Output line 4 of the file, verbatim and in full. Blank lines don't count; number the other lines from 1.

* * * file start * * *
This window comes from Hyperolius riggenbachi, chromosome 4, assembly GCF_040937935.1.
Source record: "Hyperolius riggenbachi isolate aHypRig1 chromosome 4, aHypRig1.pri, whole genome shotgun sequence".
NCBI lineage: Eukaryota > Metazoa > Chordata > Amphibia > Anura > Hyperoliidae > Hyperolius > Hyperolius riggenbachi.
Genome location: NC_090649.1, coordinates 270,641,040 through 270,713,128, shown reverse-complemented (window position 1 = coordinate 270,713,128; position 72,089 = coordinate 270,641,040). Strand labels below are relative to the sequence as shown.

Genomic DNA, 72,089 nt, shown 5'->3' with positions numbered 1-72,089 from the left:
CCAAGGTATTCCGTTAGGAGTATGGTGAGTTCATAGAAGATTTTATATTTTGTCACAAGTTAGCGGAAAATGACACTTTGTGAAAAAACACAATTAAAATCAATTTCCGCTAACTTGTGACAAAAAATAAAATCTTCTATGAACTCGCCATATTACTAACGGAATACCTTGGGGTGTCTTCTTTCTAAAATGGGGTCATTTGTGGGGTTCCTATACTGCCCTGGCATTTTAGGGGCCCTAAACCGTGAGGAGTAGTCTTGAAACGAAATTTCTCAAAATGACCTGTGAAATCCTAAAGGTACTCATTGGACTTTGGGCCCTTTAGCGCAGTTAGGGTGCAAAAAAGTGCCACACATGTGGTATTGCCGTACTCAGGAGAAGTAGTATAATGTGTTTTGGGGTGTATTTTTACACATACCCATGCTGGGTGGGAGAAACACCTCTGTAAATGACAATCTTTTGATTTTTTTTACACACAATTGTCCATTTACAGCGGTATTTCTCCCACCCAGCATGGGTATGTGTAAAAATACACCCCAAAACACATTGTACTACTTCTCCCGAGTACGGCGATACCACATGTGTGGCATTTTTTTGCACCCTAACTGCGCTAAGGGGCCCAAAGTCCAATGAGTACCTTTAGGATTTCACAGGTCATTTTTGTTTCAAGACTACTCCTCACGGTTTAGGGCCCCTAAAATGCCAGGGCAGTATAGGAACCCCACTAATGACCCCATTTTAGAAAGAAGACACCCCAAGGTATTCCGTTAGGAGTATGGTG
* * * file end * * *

Genome location: NC_090649.1, coordinates 270,641,040 through 270,713,128, shown reverse-complemented (window position 1 = coordinate 270,713,128; position 72,089 = coordinate 270,641,040). Strand labels below are relative to the sequence as shown.